It’s been about six or so years since I swung a leg over the first mountain bike I’d ridden since I was a kid. Six years and, oh, roughly ten bikes ago. I started on a no-frills hardtail (a bright purple one at that), then moved up to a 27.5+ (shoulda kept that one), before turning to full suspension. My skills have risen with the quality of my bikes. Daily rides on the historic trails of Marin County, California, these years have firmly placed me, I think, at the bottom rung of competence. I can hold my own. If you encountered me on a trail today, you likely wouldn’t remember me the next day. I’m just…there. Not humiliating myself, not turning any heads. Perfect.
That spectrum, from total kook to the barest competence, provides a wide spectrum for snickering, ridicule, eye rolls, and outright shunning. I was prepared for this when I began. Nervous, a man in his late-30s, awkwardly spinning up trails routinely ridden by spandex-clad XC maniacs, shuddering down rock gardens passed by college kids in full-face helmets, bellying up to beer spots filled with hardened trail slayers clinking pint glasses together after a ride. I thought I wouldn’t fit, wouldn’t belong. I thought I’d bear the brunt of sidelong glances, maybe some fingers pointed at my aluminum frame.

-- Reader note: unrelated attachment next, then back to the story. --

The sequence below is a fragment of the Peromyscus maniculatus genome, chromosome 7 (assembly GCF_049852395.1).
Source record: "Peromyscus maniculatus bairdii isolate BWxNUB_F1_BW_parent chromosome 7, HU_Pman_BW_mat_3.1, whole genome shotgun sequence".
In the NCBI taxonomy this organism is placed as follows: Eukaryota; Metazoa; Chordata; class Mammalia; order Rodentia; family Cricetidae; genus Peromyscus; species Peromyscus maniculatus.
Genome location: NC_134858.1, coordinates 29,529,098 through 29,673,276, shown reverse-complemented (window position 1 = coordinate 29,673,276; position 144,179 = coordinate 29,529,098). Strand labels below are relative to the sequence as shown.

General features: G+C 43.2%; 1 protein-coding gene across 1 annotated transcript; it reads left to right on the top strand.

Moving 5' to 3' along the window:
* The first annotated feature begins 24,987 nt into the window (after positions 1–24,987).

The surf world could learn a hell of a lot from the mountain bike world when it comes to bringing newbs into the fold.
I was prepared for this because my only real frame of reference for an outdoor sport community is surfing, something I’ve devoted my life to for the past 25 years. I’ve earned a spot, should I want it, at the top of the grumpy surfing totem pole as a cooler-than-thou lifer. Well, not where I live, of course. Because of a byzantine set of rules that involve where you went to high school, perhaps where your parents did, who you say hi to in the lineup and whom you ignore, I’ll never be a local here at my home breaks in San Francisco. Forever on the outside, looking in. Of course, the moment I go back to my hometown, where I grew up surfing, it’s everybody else who is on the outside, pawing at the glass.